Transparent materials are now sorted based on distance to the camera plane, which means that they are composited in the correct order – so no more weird edges around sprites (unless they are built into the texture itself). The only exception to this, is emissive flats such as streetlights. There is still an error, due to the way the emissive setting is handled, that causes dark edges around the flat. This will be fixed.

I also fixed various other issues as well, such as regenerating plant distributions more often than necessary.
There are still some improvements to be had here, but with the sorting it all looks right at least.

In the video below, you can see me walking around Daggerfall city at night. You’ll notice the sound effects, music, sky transition from day to night, bloom, interiors with lighting and interior NPCs. Note that there are some errors that need to be fixed:

* Dark edges around emissive flats (discussed above).

* Fringing around the edges of the screen from the bloom.

* Flickering/strobing of the bloom effect, this will be fixed before the demo.

The movie:

High Resolution

This time around the interiors were almost completed. Now NPCs show up where they’re supposed to, you can even click on some of them – although right now you can loot them like dead bodies – except with no loot. 🙂 Obviously they’ll talk eventually, though not in the next demo. Next up the interior textures are now corrected for region like the exteriors. The taverns, mage’s guild, temples, etc. look more fitting for the Daggerfall region now. The doors that connect the exterior and interior are fully functional, before they only worked if you were on the ground level. Now you can go through upper level doors, climb the spiral staircase and get on the wall and so on. And finally the interiors use the proper dungeon like lighting (no more directional lighting) and the lights work correctly now.

Exterior NPCs are now showing up in cities, although the work is still preliminary. The outdoor lighting intensity also changes with the time of day, so the lighting matches the sky better. The sky now smoothly fades between images, so you won’t see a pop when it changes. This cross fade happens over about 5 seconds, so the gradients actually change very smoothly. I also implemented an optional sky filter that smooths out the sky gradients and dithering but preserves the edges – the sky looks smooth but not blurry. This is done on load, if the option is enabled, so there is no additional runtime cost or memory consumption – so there’s no reason not to use it unless you don’t like the effect. The luminance range is computed for each image and used to automatically adjust the filter parameters to preserve edges and provide just enough smoothing regardless of how bright or dark the image is.

Windows now work correctly. No additional memory or textures is used and the palette information is lost once the textures are uploaded to the GPU, so it took a little work to get the proper color to change without any filtering artifacts and only changing the correct color and nothing else. The way the renderer works is that alpha controls opacity and emissiveness. However with outdoor textures, not including flats which have a different shader, no pixels need to be emissive except for the windows at night. So what I did is leave the color alone (a middle-dark gray) and set the alpha to fully emissive. Then in the exterior shader (for geometry) I blend in the proper window color over an alpha range that is otherwise unused, which gives a smooth bilinear look even though its blending in a different color. I also blend between different colors for the window based on time of day (represented as a single float in the shader), as well as different final emissive values. This way windows are full bright at night but are properly shaded during the day.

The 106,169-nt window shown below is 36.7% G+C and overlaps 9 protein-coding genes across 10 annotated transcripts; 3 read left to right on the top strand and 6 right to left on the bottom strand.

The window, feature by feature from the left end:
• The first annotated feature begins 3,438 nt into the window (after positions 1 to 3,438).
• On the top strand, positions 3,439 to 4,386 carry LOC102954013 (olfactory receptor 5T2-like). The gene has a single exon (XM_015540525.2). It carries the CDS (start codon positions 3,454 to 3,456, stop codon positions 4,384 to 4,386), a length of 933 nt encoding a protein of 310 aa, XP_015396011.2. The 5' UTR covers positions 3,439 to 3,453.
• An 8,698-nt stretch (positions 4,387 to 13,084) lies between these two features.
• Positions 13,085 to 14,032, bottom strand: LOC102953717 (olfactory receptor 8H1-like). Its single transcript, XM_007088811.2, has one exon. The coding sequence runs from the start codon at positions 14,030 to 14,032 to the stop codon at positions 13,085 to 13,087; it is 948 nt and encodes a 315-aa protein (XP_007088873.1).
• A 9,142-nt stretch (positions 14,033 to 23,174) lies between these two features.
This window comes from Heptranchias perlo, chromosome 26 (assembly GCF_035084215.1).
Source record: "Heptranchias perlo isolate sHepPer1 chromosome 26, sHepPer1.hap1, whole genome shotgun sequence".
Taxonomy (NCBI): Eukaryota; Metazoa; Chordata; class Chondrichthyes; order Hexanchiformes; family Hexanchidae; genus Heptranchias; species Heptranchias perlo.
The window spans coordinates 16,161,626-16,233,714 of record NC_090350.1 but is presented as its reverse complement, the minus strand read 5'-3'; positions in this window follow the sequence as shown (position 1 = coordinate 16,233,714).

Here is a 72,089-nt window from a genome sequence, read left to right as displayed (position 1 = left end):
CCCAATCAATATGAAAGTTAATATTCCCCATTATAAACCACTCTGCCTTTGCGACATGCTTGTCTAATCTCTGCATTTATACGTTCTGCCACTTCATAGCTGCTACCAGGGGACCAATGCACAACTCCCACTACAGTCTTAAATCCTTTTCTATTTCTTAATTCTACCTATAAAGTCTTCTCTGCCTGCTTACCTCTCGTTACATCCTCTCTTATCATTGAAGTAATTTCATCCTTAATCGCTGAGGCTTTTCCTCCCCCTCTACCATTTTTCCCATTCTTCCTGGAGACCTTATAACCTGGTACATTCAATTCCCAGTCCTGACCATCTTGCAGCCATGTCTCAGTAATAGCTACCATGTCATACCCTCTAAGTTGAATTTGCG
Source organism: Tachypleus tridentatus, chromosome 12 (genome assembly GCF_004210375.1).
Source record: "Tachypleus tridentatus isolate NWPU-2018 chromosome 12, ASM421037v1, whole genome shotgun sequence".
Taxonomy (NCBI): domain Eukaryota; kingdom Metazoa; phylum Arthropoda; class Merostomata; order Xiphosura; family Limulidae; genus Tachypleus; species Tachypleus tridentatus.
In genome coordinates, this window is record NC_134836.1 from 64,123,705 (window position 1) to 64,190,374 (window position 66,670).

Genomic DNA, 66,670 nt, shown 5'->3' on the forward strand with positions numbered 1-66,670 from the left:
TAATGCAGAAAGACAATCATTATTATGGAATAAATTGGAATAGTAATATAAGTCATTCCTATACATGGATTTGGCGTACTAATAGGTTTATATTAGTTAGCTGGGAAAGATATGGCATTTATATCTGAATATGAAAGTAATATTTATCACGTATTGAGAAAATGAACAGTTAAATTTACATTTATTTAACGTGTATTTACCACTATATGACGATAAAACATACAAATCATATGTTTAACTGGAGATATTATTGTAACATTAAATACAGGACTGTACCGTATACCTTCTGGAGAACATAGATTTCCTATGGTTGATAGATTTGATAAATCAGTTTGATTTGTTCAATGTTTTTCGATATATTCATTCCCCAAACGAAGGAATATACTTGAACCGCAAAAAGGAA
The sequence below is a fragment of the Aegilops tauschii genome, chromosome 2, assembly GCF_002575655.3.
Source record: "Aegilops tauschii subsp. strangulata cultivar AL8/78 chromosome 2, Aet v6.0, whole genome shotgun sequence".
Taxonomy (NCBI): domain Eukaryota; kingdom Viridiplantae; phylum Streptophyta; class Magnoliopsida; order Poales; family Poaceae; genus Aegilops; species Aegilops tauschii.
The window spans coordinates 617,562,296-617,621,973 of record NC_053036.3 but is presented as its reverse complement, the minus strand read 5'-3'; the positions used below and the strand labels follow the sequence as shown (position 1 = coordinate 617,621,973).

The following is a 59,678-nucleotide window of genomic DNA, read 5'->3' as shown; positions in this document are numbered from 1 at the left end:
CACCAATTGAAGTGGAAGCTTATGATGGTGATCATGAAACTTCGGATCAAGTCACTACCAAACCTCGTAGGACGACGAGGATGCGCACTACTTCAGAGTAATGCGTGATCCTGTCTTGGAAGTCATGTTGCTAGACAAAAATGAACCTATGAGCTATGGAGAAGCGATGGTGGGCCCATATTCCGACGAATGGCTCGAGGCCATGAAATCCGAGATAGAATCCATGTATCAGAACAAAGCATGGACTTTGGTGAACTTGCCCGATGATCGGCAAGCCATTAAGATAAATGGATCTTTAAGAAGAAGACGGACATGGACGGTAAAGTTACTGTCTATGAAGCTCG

This leads to the last feature I want to talk about, an optional feature: bloom. Basically only those pixels that are marked as fullbright (windows when they’re fullbright at night, light source flats) glow and only if the intensity of the color is greater than a threshold – that way fire on top of a torch will glow but not the wood. The geometry is rendered only once, the intensity value is written into a second render target as the scene is being rendered. You can see the bloom in the screenshots below, they are the last set.

Interior NPCs, proper region texturing and proper interior lighting:




Exterior NPCs


Exterior Windows








The next thing I implemented was proper time of day support. The city lights turn on and off based on the time and the lighting/fog get much darker at night. This leads to the next visual feature: skies! During the day, Daggerfall uses 2 textures for the sky – an East and West image, which form a sort of cylinder around the player. For a given region there are 32 different sets sky images, ranging from dusk to noon which are then played backwards from noon to evening – but with the east and west textures swapped in order to have the sun travel the whole arc through the sky. As you look up, DaggerXL limits how far up it scrolls the sky so that you can’t see past the top (which wasn’t a problem in Daggerfall since you couldn’t look up as far). No such limits are used when looking down since the bottom color is stretched as far as it needs to be. Night skies are simpler, there is only one texture that is tiled to form the “cylinder.” [Note: it’s not really mapped to a cylinder because that would imply perspective distortion when looking up or down but its an easy way to visualize the effect]. I also, finally, adjust the exterior building textures based on region so all the buildings should now look correct from the outside.

In addition, if a building has an interior you can click on the door and enter. Interiors show up correctly, except for modifying texture indices based on region in some buildings, as do all the decorations and flats. The only things missing are doors (the internal doors that rotate, the doors leading outside are there) and NPCs. Those things are next on my list. Anyway you can also leave and go back outside too, of course. When you go inside, the exterior is turned off and only the proper interior (and it’s flats) is rendered. Conversely the interiors are not rendered when outside.

Sky screenshots at different times of day:




Screenshots of various interiors: